The song ends with the protagonist telling his friend that he can either “drive until you lose the road” or ditch all of his other friends (personally, neither of those sound like good alternatives to me). As the chorus plays one more time, the protagonist wonders where he went wrong and realizes that maybe he might have kept his friend if he had taken the time to listen.

The song is beautiful and sad and paints a completely different picture from the one in “Oh My Dear.” Even with just the names of the songs, you can start to understand what makes these two songs so different, despite similar subjects.

The first song refers to the friend as “a life.” The term is cold and clinical, which is basically the approach that the protagonist takes to dealing with his friend’s secret sin. But in the second song, the friend is called “my dear.” This person is someone special to the protagonist, and he talks about loving his friend no matter what. This, I think, is what makes the difference in the scenario that follows.

From the beginning, the protagonist is more patient and caring with his friend. Instead of calling up the friend to confront her, he calls up just to talk. In this case, it’s the approachability of the protagonist that makes the friend want to reveal her secrets.

The protagonist of “Oh My Dear” goes to extraordinary lengths, walking for miles in the snow to personally talk to his distraught friend. And when he gets there, he doesn’t try to run down the list of things the friend is doing wrong. He listens, patiently.

He holds his friend as she shakes and reassures her that nothing she has done will stop him from still loving her. He tells her that he isn’t going anywhere until she gets everything off her chest.

And she does. She tells him the secrets that have been eating her up inside, and instead of offering judgment, he offers compassion. He stays up with her all night, because he knows that that’s how you save a friend’s life.

It’s a lesson that the protagonist of the first song learned too late (and if you read between the lines of the music video, tragically too late).

I love these two songs because I think we can learn a lot from both of them. The truth is that life can be messy. Sometimes, patiently waiting won’t be how you save a life. Sometimes, people need tough love.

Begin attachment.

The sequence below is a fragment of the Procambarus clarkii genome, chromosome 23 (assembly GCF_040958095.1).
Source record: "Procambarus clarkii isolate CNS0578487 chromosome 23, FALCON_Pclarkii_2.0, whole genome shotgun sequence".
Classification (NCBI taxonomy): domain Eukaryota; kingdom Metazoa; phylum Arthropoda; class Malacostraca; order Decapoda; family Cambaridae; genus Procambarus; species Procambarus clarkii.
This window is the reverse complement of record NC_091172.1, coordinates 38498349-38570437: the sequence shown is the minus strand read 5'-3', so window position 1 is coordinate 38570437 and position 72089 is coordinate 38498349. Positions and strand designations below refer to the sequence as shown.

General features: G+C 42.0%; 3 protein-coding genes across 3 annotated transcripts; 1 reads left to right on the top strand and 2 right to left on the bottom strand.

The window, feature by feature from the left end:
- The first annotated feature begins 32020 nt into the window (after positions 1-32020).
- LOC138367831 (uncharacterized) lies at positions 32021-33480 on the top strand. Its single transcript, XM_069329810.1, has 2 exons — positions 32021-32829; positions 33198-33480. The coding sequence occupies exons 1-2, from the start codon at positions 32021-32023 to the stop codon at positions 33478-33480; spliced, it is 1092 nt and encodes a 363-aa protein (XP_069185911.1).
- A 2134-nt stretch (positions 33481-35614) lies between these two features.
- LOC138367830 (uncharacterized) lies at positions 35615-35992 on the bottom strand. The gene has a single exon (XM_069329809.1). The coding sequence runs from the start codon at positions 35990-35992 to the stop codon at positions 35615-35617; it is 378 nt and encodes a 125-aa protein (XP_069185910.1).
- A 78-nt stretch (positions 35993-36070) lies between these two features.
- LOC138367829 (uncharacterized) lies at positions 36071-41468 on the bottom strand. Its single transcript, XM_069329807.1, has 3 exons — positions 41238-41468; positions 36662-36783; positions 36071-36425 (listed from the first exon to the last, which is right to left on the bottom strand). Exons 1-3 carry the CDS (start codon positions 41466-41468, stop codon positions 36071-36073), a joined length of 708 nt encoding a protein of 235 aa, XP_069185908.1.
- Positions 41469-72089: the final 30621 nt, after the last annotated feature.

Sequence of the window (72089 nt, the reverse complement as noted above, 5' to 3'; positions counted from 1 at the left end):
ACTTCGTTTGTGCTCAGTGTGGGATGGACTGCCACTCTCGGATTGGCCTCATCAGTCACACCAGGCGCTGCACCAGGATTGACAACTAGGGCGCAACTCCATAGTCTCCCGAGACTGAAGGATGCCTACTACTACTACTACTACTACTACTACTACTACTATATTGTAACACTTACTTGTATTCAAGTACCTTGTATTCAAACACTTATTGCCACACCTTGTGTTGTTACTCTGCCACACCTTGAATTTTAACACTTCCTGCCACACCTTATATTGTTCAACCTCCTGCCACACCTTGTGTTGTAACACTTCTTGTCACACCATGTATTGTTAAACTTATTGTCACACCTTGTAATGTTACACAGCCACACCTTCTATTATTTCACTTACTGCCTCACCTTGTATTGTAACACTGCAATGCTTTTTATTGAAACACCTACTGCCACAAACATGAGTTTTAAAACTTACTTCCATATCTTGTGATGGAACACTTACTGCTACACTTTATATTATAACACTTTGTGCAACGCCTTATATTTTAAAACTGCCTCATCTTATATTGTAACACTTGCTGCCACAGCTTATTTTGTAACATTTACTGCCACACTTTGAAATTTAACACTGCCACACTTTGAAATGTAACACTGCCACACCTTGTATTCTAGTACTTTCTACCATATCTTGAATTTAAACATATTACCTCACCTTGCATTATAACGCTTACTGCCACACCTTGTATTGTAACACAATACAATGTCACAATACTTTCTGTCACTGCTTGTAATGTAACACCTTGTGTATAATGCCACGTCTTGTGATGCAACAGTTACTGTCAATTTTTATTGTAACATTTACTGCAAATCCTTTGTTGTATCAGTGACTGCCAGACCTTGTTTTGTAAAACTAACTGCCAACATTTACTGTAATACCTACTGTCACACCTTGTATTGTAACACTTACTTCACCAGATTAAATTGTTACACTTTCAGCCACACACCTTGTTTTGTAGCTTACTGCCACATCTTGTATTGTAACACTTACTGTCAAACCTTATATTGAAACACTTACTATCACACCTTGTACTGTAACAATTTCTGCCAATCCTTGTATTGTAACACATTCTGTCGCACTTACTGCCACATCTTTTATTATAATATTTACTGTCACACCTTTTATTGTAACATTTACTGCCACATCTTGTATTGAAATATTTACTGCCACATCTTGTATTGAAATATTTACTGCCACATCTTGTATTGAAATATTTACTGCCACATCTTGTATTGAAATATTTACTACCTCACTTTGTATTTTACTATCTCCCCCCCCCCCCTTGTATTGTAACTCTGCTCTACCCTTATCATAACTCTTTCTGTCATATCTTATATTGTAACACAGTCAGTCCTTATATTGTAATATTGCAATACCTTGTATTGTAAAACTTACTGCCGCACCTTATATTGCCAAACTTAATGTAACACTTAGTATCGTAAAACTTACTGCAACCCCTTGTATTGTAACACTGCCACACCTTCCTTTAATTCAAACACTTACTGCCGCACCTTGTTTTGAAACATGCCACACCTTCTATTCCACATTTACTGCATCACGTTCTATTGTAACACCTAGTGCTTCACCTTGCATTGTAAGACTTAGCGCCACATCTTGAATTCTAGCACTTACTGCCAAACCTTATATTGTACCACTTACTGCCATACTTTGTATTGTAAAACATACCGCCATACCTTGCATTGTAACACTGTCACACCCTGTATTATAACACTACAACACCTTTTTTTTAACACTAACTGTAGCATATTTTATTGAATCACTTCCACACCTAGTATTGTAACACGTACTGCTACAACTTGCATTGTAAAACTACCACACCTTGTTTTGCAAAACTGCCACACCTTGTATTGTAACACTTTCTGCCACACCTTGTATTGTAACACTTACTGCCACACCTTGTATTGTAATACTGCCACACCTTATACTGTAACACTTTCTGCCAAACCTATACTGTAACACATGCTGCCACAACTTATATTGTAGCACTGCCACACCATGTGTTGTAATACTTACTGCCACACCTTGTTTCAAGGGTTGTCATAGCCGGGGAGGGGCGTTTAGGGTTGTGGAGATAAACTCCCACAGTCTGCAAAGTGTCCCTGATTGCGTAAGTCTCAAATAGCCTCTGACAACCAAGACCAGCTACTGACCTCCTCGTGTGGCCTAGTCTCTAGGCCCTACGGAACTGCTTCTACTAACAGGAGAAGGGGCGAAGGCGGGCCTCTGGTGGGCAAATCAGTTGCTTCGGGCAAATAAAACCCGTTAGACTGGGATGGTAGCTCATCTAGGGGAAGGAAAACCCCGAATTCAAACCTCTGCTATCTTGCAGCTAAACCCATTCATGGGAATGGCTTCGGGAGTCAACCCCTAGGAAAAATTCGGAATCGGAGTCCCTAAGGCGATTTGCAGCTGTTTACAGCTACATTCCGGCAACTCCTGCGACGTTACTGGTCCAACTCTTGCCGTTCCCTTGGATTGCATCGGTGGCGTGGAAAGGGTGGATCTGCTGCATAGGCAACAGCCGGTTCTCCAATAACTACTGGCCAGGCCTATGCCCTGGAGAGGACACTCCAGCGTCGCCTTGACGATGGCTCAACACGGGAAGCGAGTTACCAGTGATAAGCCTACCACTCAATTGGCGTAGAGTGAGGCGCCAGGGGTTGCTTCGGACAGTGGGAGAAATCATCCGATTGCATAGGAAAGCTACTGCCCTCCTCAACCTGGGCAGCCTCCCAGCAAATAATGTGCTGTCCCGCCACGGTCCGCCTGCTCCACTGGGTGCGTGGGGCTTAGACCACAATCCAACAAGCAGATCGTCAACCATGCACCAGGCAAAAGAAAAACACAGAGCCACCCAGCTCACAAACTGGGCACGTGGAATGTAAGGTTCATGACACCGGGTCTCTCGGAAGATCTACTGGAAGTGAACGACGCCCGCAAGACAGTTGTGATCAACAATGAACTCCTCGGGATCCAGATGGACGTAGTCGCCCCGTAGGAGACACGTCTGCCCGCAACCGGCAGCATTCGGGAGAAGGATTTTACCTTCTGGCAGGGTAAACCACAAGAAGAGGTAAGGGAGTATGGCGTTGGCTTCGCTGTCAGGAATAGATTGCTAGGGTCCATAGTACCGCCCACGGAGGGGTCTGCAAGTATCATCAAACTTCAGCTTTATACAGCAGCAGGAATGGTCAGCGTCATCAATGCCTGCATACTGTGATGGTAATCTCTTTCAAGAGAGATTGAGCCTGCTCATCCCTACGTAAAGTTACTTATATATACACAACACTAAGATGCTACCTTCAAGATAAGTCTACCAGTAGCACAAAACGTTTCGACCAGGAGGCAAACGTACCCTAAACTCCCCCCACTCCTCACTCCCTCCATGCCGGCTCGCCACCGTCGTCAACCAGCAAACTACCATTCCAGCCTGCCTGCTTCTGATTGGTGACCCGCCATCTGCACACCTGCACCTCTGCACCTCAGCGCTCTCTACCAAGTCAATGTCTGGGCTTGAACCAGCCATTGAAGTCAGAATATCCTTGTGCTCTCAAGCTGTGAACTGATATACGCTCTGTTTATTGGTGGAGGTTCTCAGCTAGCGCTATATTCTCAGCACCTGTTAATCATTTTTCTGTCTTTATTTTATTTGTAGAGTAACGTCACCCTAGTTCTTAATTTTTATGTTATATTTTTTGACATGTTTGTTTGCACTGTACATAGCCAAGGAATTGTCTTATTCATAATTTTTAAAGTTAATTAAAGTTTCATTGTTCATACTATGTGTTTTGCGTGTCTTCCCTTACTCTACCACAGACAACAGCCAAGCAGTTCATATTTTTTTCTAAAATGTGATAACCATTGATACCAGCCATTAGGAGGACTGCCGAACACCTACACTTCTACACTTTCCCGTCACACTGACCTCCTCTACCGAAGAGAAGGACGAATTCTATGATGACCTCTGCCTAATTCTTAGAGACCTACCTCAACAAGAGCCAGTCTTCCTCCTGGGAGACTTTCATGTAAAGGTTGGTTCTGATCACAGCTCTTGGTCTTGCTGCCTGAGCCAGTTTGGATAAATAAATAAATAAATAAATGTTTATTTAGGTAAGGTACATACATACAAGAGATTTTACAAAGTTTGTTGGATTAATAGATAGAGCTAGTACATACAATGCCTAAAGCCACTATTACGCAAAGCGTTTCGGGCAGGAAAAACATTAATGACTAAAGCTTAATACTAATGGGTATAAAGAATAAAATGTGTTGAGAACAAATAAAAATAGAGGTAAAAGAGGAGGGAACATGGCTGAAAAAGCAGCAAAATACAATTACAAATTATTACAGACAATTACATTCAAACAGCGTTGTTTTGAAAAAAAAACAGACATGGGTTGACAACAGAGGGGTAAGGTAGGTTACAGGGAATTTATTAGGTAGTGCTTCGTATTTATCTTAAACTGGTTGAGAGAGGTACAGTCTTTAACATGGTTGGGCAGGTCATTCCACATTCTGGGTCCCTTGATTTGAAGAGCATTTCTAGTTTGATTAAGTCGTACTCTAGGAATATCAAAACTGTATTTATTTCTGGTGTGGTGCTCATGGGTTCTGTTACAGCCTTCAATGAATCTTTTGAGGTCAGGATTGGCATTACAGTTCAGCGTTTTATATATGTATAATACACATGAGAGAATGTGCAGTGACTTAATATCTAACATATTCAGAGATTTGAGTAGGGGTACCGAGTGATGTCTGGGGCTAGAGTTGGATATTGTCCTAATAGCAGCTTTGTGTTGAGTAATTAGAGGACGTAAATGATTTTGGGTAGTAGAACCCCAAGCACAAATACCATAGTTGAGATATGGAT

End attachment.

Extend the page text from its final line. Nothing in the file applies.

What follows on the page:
But more often than not, I think, learning to listen is the better option. In our loud, judgmental culture, offering to quietly listen might just be what a friend needs to be able to confront what they already know they’re doing wrong.

Contra Mundum: Episode 8 – The Super Geeks Unite! (Part 1)

 

Hey guys, I know I’ve been a bit inconsistent in the posting lately. Sorry. It’s summer and I keep spending too much time with The Boyfriend. I know. I’m a monster.

Anywho.

It’s podcast time again, and the next two are probably my favorite that I’ve ever done. This was a two hour superhero spectacular. But you only get part one right now.

Editing is hard, y’all.

I had a ton of fun with my friend Kevin McHugh talking about the MCU and the DCCU. We talked about our favorite superhero movies and our least favorite ones.

Just so you know, this was recorded a few weeks ago, so that’s why we didn’t talk about Wonder Woman (which was AWESOME, btw).

Enjoy!

I hope you guys enjoyed it. It was fun, and the next part of the episode is just as fun. The second one is about the trailers for the newest movies. So come back next week for that!


Here’s the shorter preview if you’d like to take a short listen before watching the full video:

P.S. What did you think of the record scratch sound versus the beeping noise in between the cuts of the preview?

Your Guide to Hiking the Devil’s Marbleyard (plus some misadventures)

Hey guys, here’s the first post for the new blog. Enjoy!


Welcome to the very first adventure post of this blog. Or, as the case may be, misadventure post.